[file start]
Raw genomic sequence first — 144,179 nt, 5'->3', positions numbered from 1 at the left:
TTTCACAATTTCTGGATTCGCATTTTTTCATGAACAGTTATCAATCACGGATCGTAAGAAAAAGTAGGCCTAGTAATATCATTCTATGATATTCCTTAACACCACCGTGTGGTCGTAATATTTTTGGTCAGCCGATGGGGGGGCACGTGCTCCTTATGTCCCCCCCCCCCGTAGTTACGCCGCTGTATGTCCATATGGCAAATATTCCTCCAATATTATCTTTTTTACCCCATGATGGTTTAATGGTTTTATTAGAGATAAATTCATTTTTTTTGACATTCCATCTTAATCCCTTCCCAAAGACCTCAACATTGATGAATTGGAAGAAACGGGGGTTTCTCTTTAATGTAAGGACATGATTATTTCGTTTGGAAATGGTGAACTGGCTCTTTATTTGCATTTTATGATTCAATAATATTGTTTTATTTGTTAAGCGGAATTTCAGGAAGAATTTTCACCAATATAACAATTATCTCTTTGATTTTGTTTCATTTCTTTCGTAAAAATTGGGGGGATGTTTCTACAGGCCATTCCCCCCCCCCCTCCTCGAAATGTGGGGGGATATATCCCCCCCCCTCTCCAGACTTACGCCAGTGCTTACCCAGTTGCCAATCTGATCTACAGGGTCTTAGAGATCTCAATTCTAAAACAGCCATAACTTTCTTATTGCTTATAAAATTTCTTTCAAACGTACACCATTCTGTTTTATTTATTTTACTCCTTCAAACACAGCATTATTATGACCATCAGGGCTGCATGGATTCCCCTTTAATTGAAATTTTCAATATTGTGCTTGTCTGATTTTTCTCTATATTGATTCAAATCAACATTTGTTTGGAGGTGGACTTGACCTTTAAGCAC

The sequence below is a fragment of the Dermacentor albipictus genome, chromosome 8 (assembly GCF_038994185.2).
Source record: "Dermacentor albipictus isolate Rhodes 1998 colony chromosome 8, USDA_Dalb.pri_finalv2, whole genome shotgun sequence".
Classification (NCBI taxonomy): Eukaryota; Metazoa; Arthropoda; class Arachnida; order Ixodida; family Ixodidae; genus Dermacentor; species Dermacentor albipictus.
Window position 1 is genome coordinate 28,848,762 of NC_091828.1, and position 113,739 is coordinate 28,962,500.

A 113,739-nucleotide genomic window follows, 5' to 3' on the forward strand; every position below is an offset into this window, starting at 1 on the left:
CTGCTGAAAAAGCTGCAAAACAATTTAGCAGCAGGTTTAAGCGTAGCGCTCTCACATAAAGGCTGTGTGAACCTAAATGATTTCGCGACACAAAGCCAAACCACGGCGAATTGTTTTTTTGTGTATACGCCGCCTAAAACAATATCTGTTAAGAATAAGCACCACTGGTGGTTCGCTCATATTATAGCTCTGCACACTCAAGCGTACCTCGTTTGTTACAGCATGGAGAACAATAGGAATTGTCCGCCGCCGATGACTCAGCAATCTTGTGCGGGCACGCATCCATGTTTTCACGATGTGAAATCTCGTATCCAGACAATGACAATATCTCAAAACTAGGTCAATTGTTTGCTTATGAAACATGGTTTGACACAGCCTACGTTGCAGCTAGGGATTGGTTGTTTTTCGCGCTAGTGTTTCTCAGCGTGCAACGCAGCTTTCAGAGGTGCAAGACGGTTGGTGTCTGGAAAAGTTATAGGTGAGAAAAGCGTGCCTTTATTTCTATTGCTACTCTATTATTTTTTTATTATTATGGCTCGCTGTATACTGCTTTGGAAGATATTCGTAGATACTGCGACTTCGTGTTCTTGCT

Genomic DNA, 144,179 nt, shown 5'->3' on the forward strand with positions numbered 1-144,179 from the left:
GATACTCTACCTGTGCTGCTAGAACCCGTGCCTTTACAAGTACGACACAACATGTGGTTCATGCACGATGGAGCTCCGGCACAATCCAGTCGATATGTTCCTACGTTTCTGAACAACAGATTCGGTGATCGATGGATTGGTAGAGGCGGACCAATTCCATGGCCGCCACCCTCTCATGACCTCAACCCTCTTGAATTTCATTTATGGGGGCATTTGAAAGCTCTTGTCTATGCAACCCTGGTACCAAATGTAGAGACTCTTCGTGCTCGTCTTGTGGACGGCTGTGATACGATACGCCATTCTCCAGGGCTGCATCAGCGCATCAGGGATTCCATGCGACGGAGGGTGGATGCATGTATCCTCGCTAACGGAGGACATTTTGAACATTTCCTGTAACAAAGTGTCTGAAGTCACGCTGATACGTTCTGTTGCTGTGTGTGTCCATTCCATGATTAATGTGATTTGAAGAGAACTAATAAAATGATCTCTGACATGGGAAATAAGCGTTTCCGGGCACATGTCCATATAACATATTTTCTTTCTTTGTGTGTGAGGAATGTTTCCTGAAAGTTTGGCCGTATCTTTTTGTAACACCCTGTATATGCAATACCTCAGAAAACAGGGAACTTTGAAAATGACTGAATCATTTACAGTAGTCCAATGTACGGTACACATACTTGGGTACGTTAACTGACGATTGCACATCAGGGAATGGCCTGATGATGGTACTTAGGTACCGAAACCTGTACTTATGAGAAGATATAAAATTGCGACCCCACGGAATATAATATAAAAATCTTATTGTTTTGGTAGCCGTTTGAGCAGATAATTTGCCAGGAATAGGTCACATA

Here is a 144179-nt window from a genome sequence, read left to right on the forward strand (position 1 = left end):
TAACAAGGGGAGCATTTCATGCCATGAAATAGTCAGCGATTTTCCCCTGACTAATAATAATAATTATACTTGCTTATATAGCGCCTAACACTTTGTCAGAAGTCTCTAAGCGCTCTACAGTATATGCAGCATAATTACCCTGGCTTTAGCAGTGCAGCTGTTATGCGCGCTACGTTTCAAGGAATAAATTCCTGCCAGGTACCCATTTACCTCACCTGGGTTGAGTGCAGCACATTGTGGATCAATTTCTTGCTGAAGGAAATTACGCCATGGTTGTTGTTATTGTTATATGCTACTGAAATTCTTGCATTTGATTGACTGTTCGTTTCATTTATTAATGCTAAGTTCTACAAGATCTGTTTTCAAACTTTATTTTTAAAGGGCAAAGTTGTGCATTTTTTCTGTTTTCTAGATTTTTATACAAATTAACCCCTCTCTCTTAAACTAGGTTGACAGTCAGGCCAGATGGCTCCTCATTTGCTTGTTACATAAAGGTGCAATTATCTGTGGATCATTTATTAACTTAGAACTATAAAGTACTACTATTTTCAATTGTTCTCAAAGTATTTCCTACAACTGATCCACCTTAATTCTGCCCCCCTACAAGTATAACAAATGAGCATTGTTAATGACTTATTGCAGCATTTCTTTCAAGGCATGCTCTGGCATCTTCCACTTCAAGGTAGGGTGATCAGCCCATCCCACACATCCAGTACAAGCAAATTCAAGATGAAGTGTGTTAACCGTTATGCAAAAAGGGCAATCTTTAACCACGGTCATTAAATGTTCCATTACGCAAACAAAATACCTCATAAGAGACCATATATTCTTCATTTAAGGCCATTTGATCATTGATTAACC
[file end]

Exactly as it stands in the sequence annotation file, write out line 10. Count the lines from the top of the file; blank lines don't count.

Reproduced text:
GATACTCTACCTGTGCTGCTAGAACCCGTGCCTTTACAAGTACGACACAACATGTGGTTCATGCACGATGGAGCTCCGGCACAATCCAGTCGATATGTTCCTACGTTTCTGAACAACAGATTCGGTGATCGATGGATTGGTAGAGGCGGACCAATTCCATGGCCGCCACCCTCTCATGACCTCAACCCTCTTGAATTTCATTTATGGGGGCATTTGAAAGCTCTTGTCTATGCAACCCTGGTACCAAATGTAGAGACTCTTCGTGCTCGTCTTGTGGACGGCTGTGATACGATACGCCATTCTCCAGGGCTGCATCAGCGCATCAGGGATTCCATGCGACGGAGGGTGGATGCATGTATCCTCGCTAACGGAGGACATTTTGAACATTTCCTGTAACAAAGTGTCTGAAGTCACGCTGATACGTTCTGTTGCTGTGTGTGTCCATTCCATGATTAATGTGATTTGAAGAGAACTAATAAAATGATCTCTGACATGGGAAATAAGCGTTTCCGGGCACATGTCCATATAACATATTTTCTTTCTTTGTGTGTGAGGAATGTTTCCTGAAAGTTTGGCCGTATCTTTTTGTAACACCCTGTATATGCAATACCTCAGAAAACAGGGAACTTTGAAAATGACTGAATCATTTACAGTAGTCCAATGTACGGTACACATACTTGGGTACGTTAACTGACGATTGCACATCAGGGAATGGCCTGATGATGGTACTTAGGTACCGAAACCTGTACTTATGAGAAGATATAAAATTGCGACCCCACGGAATATAATATAAAAATCTTATTGTTTTGGTAGCCGTTTGAGCAGATAATTTGCCAGGAATAGGTCACATA